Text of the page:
Feasibility and utility of telephone-based psychological support for people with brain tumor: a single-case experimental study.

Jones S, Ownsworth T, Shum DH - Front Oncol (2015)

Anxiety (GAD-7) levels across the three phases, with clinical cut-off for “mild” range (broken lines).
© Copyright Policy - open-access
Related In: Results  -  Collection

License
Show All Figures
getmorefigures.php?uid=PMC4374457&req=5

Figure 4: Anxiety (GAD-7) levels across the three phases, with clinical cut-off for “mild” range (broken lines).
Mentions: Three participants consistently scored within the clinical range for depression during the baseline phase, albeit there was some variability. As shown in Figure 3, Mark and Robyn’s scores varied between “moderate” and “severe” levels whilst John and Samuel’s scores ranged from “normal” to “severe.” There was also variability in anxiety scores for all four participants (see Figure 4). Mark’s scores ranged between the “normal” and “mild” range. John and Samuel’s scores varied between “mild” and “severe” levels of anxiety, whilst Robyn’s scores were in the “moderate” to “severe” range during the baseline phase. Three participants had scores consistently within the clinical range for anxiety during the baseline phase. Visual inspection of the ICQ data in Figure 5 indicated most variability on the helplessness scale for Mark and on the acceptance scale for John and Samuel. Robyn’s scores on the three ICQ scales appeared relatively stable.

Bottom Line: Of the four participants, two of them demonstrated significant gains in mental health (depression and/or anxiety) and a significant decrease in their levels of helplessness (p < 0.05).The other two participants did not show gains in mental health or change in illness cognitions.Further research examining factors influencing the outcomes of tele-based psychological support is needed.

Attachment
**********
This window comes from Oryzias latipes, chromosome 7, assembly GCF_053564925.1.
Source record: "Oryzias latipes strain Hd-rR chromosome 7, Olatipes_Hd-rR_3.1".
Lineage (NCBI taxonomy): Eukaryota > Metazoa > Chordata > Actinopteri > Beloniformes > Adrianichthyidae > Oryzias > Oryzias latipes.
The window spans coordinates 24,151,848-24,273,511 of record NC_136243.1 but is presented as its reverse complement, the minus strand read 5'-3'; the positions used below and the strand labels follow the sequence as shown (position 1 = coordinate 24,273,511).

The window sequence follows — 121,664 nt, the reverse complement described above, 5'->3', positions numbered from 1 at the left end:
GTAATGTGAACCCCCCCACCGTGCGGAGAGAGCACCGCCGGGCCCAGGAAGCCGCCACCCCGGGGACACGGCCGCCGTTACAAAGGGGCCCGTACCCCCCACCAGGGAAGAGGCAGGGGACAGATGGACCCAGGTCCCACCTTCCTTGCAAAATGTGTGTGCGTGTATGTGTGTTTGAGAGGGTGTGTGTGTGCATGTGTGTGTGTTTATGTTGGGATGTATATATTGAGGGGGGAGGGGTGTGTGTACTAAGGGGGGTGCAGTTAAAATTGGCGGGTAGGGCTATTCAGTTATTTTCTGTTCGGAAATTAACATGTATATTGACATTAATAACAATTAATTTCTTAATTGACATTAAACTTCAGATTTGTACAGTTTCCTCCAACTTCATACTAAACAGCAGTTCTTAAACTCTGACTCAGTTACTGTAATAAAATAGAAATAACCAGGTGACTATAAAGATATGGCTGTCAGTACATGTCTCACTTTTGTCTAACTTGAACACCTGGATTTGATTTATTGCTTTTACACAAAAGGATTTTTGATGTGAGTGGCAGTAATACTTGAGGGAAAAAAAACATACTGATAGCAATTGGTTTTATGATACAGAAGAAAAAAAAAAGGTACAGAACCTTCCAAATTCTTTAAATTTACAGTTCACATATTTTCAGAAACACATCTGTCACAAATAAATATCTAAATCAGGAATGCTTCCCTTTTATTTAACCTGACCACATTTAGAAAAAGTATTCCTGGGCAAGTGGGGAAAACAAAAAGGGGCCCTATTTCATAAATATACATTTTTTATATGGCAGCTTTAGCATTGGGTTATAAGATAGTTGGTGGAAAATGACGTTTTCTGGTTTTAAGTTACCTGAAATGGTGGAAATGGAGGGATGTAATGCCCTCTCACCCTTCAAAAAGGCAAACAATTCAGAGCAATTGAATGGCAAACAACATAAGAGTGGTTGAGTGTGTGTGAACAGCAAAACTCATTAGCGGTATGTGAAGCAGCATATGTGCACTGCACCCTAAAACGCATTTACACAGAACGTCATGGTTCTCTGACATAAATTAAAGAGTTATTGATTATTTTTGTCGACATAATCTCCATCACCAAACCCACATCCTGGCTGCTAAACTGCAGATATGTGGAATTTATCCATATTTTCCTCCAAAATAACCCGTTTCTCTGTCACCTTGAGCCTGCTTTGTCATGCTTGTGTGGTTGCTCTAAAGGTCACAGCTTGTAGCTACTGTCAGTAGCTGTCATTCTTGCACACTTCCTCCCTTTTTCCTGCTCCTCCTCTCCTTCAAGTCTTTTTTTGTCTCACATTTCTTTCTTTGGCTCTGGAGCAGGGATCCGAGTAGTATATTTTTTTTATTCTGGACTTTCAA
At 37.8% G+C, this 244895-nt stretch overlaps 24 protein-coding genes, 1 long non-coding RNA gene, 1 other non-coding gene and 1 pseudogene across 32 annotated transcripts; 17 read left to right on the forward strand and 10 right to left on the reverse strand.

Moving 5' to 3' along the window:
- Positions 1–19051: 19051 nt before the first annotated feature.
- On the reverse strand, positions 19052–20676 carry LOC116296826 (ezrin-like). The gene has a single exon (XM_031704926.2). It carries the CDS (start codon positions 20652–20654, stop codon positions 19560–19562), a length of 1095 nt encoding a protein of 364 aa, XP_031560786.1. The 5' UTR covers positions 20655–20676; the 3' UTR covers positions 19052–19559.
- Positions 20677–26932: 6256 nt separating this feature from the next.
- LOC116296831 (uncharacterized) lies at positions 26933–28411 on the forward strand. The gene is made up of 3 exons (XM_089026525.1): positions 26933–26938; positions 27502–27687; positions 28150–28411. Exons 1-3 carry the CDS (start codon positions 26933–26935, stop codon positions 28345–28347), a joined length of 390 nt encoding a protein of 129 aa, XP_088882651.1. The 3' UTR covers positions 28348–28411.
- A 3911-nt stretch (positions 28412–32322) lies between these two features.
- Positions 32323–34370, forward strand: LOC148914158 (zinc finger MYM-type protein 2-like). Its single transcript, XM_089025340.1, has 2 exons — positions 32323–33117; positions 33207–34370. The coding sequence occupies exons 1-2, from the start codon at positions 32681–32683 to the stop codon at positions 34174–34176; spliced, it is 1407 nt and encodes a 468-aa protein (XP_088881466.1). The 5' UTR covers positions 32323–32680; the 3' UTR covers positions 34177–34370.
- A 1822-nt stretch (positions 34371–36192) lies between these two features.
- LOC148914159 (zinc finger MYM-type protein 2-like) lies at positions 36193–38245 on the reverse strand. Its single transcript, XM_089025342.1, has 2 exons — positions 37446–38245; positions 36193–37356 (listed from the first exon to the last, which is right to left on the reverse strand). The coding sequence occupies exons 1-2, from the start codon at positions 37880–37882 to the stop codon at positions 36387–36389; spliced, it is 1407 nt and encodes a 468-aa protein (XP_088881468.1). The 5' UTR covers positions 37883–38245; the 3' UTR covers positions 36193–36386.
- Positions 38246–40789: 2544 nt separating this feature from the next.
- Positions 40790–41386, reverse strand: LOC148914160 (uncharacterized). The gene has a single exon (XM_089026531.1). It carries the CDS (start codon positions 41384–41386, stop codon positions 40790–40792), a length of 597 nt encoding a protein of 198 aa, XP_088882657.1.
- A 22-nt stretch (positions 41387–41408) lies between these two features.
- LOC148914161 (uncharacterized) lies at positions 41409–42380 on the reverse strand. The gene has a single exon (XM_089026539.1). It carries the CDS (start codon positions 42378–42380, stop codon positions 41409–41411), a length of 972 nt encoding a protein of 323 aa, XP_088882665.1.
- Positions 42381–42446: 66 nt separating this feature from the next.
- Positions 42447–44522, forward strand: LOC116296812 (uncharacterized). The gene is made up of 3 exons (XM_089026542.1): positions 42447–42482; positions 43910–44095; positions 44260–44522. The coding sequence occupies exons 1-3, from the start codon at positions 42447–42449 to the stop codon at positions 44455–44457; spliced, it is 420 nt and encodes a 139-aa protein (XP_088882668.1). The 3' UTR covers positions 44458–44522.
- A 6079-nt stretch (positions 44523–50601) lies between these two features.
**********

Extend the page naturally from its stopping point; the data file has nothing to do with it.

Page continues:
View Article: PubMed Central - PubMed

Affiliation: School of Applied Psychology and Griffith Health Institute, Griffith University , Brisbane, QLD , Australia.

ABSTRACT
Rates of psychological distress are high following diagnosis and treatment of brain tumor. There can be multiple barriers to accessing psychological support, including physical and cognitive impairments and geographical limitations. Tele-based support could provide an effective and more flexible option for delivering psychological interventions. The present study aimed to investigate the feasibility and utility of a telephone-based psychotherapy intervention for people with brain tumor. A single-case multiple-baseline design was employed with a 4-7-week baseline phase, 10-week treatment phase, and 5-week maintenance phase including a booster session. Four participants with a benign or malignant brain tumor (three males and one female; aged 34-49 years), received 10 sessions of tele-based therapy and a booster session at 4 weeks post-treatment. Levels of depression, anxiety, and illness cognitions were monitored on a weekly basis throughout each phase whilst measures of quality of life, stress, and self-concept were administered at the start and end of each phase. Weekly measures were analyzed using a combination of both visual analysis and Tau-U statistics. Of the four participants, two of them demonstrated significant gains in mental health (depression and/or anxiety) and a significant decrease in their levels of helplessness (p < 0.05). The other two participants did not show gains in mental health or change in illness cognitions. All participants reported improvement in quality of life post-treatment. The results of the study provide preliminary support concerning the feasibility and utility of tele-based therapy for some people with brain tumor. Further research examining factors influencing the outcomes of tele-based psychological support is needed.

No MeSH data available.


Related in: MedlinePlus